In 2017 we met with all of the agencies and labour providers on our preferred supplier list to explain these requirements.
We have informed all of our sub-contractors of our requirements regarding modern slavery, and continue to provide information on the Act and its requirements on our commercial website here. During the year we completed our detailed risk assessment and information gathering from three higher risk sub-contractor trades (security, landscaping and cleaning) about their employment and payment practices.
We are actively targeting these trades and inviting them to attend sub-contractor breakfast briefings to join the Supply Chain Sustainability School, (the ‘School’) in order to give them access to training materials on eliminating Modern Slavery and Forced Labour.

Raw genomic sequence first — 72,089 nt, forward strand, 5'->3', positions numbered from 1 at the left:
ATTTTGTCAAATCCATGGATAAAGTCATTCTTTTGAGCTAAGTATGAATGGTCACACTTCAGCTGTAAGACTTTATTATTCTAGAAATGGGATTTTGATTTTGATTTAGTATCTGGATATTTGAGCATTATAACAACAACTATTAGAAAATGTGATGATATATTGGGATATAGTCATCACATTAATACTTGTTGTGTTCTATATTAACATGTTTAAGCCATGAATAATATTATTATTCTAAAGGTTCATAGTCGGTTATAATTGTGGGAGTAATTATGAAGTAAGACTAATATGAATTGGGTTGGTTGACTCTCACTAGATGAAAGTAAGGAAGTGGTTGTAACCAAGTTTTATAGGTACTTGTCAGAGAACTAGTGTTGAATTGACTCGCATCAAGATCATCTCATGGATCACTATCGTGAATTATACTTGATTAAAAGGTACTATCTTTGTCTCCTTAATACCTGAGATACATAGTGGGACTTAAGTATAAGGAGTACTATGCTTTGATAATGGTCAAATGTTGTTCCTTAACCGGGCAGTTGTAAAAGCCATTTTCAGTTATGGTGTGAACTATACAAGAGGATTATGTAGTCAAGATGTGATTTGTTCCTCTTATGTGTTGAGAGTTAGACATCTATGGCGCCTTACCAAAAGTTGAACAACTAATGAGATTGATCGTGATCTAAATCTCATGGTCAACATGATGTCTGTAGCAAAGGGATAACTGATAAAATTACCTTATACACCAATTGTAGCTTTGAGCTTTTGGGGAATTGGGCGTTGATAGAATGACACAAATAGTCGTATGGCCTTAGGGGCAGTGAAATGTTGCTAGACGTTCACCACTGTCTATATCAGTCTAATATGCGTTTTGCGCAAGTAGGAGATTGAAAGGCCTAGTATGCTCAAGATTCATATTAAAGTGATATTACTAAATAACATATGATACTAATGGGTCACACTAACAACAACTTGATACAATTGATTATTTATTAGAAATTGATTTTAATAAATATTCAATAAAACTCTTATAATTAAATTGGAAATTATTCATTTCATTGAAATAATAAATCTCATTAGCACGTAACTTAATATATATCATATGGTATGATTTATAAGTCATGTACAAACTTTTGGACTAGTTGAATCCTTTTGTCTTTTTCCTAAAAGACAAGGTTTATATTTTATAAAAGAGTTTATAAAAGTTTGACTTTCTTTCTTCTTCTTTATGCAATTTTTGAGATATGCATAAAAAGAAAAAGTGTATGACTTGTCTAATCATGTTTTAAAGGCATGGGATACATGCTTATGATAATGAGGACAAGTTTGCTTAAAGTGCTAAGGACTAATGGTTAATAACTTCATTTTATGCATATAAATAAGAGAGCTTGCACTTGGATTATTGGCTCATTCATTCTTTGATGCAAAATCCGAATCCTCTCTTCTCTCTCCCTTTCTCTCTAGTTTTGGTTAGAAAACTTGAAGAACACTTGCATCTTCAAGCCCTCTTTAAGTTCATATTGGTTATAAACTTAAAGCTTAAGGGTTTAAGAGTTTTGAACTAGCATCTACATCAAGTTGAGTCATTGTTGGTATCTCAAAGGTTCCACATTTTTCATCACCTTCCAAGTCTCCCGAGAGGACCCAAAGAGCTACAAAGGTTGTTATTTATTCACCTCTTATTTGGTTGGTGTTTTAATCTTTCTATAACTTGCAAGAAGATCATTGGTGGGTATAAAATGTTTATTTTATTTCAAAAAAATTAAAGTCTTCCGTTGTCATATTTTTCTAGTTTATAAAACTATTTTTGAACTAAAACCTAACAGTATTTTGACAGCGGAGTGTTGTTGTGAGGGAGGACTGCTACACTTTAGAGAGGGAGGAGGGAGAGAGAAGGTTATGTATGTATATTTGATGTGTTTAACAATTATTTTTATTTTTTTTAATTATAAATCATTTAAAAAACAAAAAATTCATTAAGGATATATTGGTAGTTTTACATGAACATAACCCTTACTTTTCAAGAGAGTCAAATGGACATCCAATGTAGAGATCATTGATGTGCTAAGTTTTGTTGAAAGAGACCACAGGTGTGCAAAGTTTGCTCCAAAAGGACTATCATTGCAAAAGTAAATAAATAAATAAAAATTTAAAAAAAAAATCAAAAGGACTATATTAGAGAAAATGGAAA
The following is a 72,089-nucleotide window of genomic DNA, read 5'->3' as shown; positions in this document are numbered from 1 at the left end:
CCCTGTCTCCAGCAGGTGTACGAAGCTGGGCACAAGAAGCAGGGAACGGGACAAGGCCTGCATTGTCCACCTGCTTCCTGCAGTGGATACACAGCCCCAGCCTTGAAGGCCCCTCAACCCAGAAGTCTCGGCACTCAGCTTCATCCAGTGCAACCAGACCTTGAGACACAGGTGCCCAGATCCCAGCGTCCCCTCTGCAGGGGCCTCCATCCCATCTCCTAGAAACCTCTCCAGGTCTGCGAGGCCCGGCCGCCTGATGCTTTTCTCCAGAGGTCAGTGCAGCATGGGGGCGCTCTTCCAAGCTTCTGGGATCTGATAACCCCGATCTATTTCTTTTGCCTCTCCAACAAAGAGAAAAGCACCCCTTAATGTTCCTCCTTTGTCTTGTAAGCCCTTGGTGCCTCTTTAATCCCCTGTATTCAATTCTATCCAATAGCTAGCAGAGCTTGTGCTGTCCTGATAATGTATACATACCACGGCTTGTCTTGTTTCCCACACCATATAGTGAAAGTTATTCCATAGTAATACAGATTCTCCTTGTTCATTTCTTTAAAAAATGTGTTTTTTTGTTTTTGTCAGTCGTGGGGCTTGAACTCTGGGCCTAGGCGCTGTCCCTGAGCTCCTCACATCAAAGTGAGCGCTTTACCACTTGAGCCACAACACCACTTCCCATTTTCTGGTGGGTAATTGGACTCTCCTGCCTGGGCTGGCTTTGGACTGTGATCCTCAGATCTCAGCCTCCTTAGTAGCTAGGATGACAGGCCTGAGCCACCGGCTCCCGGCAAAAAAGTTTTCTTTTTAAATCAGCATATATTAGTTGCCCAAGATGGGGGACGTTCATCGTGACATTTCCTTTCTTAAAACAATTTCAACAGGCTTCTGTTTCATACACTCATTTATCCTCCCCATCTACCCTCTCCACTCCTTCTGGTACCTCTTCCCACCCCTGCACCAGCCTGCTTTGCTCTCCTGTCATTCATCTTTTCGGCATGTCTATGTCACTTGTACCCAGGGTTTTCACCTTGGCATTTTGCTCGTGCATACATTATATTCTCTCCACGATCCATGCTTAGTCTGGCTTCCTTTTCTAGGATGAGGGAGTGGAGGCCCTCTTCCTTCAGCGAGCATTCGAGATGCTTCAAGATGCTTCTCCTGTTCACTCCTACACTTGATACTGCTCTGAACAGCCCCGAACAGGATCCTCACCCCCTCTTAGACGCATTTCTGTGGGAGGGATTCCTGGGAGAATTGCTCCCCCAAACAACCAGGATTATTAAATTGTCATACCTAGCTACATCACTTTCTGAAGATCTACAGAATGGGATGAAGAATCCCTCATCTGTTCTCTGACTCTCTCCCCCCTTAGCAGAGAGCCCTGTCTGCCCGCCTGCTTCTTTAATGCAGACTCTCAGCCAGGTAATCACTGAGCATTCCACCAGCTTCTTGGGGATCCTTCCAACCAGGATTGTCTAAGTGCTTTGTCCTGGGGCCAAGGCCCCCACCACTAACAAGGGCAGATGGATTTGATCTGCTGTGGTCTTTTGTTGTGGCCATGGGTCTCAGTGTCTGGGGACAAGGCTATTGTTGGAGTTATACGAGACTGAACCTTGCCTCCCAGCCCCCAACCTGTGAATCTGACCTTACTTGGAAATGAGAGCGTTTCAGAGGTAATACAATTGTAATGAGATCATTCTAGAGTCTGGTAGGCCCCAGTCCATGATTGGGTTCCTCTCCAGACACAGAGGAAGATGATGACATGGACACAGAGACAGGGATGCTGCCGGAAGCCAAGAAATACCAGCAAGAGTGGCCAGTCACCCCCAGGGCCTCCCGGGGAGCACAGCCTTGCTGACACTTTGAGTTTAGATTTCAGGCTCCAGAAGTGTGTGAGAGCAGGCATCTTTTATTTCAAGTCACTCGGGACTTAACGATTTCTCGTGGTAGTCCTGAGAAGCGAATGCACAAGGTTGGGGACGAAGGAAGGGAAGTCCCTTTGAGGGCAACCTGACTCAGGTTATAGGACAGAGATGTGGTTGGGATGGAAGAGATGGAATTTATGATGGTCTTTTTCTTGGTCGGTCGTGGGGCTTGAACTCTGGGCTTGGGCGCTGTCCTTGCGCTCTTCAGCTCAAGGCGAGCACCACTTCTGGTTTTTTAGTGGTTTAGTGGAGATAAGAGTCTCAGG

All construction material suppliers have been informed of our requirements in relation to ethical sourcing, and the requirements of the Act were reiterated at our national supplier conference and within workshops with our local buying teams. Risk assessment criteria are based on where the materials are manufactured and the value of the business conducted with the supplier. We have risk assessed all of our Tier 1 suppliers against these criteria. Through this process we identified 12 higher risk Tier 1 suppliers and they have provided additional information on their processes to protect against modern slavery and forced labour in Tiers 2 and 3 of their supply chains.
We concluded this assessment in early 2017. We have yet to risk assess our construction material supply chain beyond Tier 1. We will continue to work with the School to establish an efficient process for mapping risk within our supply chain. One material supplier with manufacturing operations in China confirmed that following the introduction of the act, health and safety and labour issues have been improved.